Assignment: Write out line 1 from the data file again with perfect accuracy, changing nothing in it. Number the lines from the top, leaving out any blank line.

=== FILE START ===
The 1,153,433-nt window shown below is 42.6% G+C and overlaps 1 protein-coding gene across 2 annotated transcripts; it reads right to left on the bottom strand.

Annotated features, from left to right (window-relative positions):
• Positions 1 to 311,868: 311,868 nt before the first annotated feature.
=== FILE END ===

The 1,153,433-nt window shown below is 42.6% G+C and overlaps 1 protein-coding gene across 2 annotated transcripts; it reads right to left on the bottom strand.